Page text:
The MemShrink effort that has been underway at Mozilla for the last several months has substantially decreased the memory usage of Firefox for most users. There are still some remaining issues that lead to pathological memory use. One of those issues is leaky addons, which Nick has identified as the single most important MemShrink issue.
For example of how this might look in practice, lets imagine we have Firefox open to three tabs: GMail, Twitter, and Facebook, and we have some sort of social media addon installed. Our compartments might look something like this:
Where the blue lines are the references the Firefox UI is holding and the red lines are the references the addon is holding.
The problems start to arise if these references aren’t cleaned up properly when the tab is navigated or closed. If the Facebook tab is closed, but not all of those references are cleaned up, some or all of the memory the Facebook tab was using is not released. The result is popularly known as a zombie compartment, and is a big source of leaks in Firefox.
Chrome (privileged UI or other JS) code that leaks is particularly problematic because the leak usually persists for the lifetime of the browser. When chrome code leaks, say, facebook.com, it leads to dozens of megabytes of memory being lost. It turns out that writing chrome code that doesn’t leak can actually be quite difficult. Even the Firefox front end code, which is worked on by a number of full time engineers and has extensive code review, has a number of leaks. We can find and fix those, but addons are a much harder problem, and we can’t expect addon authors to be as diligent as we try to be in finding and fixing leaks. The only defense we have had is the AMO review team and our list of best practices.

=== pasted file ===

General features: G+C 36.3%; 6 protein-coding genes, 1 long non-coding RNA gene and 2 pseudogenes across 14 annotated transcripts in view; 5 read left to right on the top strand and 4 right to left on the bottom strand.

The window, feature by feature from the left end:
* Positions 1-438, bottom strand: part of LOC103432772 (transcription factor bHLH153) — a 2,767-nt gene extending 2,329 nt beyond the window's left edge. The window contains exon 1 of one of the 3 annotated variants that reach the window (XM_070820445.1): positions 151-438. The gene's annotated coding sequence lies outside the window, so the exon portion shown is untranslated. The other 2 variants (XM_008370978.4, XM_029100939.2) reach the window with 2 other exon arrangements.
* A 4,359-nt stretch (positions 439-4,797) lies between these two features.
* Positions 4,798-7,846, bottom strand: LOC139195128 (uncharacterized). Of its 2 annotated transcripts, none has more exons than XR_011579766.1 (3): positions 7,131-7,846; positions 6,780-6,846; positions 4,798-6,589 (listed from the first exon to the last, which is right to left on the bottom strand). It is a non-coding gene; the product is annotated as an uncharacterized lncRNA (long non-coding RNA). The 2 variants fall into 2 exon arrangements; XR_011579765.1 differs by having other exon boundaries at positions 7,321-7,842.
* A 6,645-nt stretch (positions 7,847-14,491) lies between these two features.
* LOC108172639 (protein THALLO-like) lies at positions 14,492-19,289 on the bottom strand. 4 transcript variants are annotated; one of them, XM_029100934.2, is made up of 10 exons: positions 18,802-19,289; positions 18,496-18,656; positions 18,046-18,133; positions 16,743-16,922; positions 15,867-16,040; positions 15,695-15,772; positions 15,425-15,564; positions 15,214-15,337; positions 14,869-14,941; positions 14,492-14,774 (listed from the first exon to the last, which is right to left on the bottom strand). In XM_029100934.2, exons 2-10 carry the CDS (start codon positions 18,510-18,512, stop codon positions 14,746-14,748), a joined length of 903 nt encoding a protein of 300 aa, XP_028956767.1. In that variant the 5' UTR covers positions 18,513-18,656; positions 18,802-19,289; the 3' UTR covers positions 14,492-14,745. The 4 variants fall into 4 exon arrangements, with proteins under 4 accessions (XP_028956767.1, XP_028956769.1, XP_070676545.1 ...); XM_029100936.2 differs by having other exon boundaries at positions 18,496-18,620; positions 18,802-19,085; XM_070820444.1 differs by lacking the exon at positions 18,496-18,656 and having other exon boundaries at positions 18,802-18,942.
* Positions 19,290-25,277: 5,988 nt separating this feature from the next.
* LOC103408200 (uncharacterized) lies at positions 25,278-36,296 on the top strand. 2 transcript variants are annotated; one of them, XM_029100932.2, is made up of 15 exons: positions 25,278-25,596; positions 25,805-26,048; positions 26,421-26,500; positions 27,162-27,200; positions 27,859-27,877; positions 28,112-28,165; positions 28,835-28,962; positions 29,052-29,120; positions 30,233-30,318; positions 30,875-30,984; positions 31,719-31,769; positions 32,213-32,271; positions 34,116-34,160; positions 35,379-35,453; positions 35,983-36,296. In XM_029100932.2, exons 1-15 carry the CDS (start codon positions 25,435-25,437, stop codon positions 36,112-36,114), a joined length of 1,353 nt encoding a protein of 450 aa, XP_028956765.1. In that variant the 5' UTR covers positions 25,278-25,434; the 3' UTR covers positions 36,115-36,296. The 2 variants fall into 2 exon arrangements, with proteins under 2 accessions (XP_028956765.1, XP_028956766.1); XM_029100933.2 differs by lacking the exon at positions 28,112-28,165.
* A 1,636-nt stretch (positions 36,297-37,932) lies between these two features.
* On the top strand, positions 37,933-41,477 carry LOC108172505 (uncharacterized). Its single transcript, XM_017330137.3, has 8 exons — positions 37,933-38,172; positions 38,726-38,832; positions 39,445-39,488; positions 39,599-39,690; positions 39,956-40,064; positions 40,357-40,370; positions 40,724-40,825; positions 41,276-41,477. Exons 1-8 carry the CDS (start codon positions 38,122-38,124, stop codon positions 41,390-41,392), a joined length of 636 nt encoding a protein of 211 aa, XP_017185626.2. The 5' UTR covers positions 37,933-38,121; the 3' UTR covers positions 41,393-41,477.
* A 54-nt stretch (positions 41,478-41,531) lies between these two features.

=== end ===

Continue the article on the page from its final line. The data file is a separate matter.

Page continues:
That changed last night when I landed Bug 695480. Firefox now attempts to clean up after leaky chrome code. My approach takes advantage of the fact that chrome code lives in a separate compartment from web page code. This means that every reference from chrome code to content code goes through a cross-compartment wrapper, which we maintain in a list. When the page is navigated, or a tab is closed, we reach into chrome compartment and grab this list. We go through this list and “cut” all of the wrappers that point to objects in the page we’re getting rid of. The garbage collector can then reclaim the memory used by the page that is now gone.
The result looks something like:
Code that accidentally (or intentionally!) holds references to objects in pages that are gone will no longer leak. If the code tries to touch the object after the wrapper has been “cut”, it will get an exception. This may break certain code patterns. A few examples:
- Creating a DOM node from a content document and storing it in a global variable for indefinite use. Once the page you created the node from is closed your node will vanish. Here’s an example of code in Firefox that used to do that.
- Creating a closure over DOM objects can break if those objects can go away before the closure is invoked. Here’s some code in Firefox that did that. In one of our tests in our test suite the tab closed itself before the timeout ran, resulting in an exception being thrown.
Addon authors probably don’t need to bother changing anything unless they see breakage. Breakage should be pretty rare, and the huge upside of avoided leaks will be worth it. It’s a little early to be sure what effects this will have, but the amount of leaks we see on our test suite dropped by 80%. I expect that this change will also fix a majority of the addon leaks we see, without any effort on the part of the addon authors.